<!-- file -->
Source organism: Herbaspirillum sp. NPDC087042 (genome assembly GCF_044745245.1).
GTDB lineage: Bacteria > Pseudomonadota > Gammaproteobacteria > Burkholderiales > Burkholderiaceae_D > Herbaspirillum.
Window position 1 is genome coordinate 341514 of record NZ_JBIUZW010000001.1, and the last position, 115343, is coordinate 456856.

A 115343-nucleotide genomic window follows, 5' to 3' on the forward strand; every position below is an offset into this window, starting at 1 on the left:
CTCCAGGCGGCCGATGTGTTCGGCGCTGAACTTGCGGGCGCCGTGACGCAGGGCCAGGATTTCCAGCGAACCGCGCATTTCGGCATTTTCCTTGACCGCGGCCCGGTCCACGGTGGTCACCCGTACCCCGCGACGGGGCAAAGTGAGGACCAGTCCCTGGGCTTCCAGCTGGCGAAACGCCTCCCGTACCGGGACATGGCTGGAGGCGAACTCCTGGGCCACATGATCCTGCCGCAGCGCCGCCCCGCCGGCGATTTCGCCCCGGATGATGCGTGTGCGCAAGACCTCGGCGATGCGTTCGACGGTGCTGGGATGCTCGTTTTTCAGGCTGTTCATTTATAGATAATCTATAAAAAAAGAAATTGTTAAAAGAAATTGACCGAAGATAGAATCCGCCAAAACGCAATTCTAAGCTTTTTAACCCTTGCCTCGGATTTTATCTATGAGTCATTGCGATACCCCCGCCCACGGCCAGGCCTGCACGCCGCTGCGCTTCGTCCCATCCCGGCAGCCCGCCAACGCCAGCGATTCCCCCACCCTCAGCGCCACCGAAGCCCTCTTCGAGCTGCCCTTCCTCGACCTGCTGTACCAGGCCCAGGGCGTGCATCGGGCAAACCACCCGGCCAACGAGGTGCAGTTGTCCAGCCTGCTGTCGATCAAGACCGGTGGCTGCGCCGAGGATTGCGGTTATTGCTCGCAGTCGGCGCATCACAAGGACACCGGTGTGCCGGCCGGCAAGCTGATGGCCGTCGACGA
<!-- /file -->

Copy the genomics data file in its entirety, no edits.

Source organism: Herbaspirillum sp. NPDC087042 (genome assembly GCF_044745245.1).
GTDB lineage: Bacteria > Pseudomonadota > Gammaproteobacteria > Burkholderiales > Burkholderiaceae_D > Herbaspirillum.
Window position 1 is genome coordinate 341514 of record NZ_JBIUZW010000001.1, and the last position, 115343, is coordinate 456856.

A 115343-nucleotide genomic window follows, 5' to 3' on the forward strand; every position below is an offset into this window, starting at 1 on the left:
CTCCAGGCGGCCGATGTGTTCGGCGCTGAACTTGCGGGCGCCGTGACGCAGGGCCAGGATTTCCAGCGAACCGCGCATTTCGGCATTTTCCTTGACCGCGGCCCGGTCCACGGTGGTCACCCGTACCCCGCGACGGGGCAAAGTGAGGACCAGTCCCTGGGCTTCCAGCTGGCGAAACGCCTCCCGTACCGGGACATGGCTGGAGGCGAACTCCTGGGCCACATGATCCTGCCGCAGCGCCGCCCCGCCGGCGATTTCGCCCCGGATGATGCGTGTGCGCAAGACCTCGGCGATGCGTTCGACGGTGCTGGGATGCTCGTTTTTCAGGCTGTTCATTTATAGATAATCTATAAAAAAAGAAATTGTTAAAAGAAATTGACCGAAGATAGAATCCGCCAAAACGCAATTCTAAGCTTTTTAACCCTTGCCTCGGATTTTATCTATGAGTCATTGCGATACCCCCGCCCACGGCCAGGCCTGCACGCCGCTGCGCTTCGTCCCATCCCGGCAGCCCGCCAACGCCAGCGATTCCCCCACCCTCAGCGCCACCGAAGCCCTCTTCGAGCTGCCCTTCCTCGACCTGCTGTACCAGGCCCAGGGCGTGCATCGGGCAAACCACCCGGCCAACGAGGTGCAGTTGTCCAGCCTGCTGTCGATCAAGACCGGTGGCTGCGCCGAGGATTGCGGTTATTGCTCGCAGTCGGCGCATCACAAGGACACCGGTGTGCCGGCCGGCAAGCTGATGGCCGTCGACGA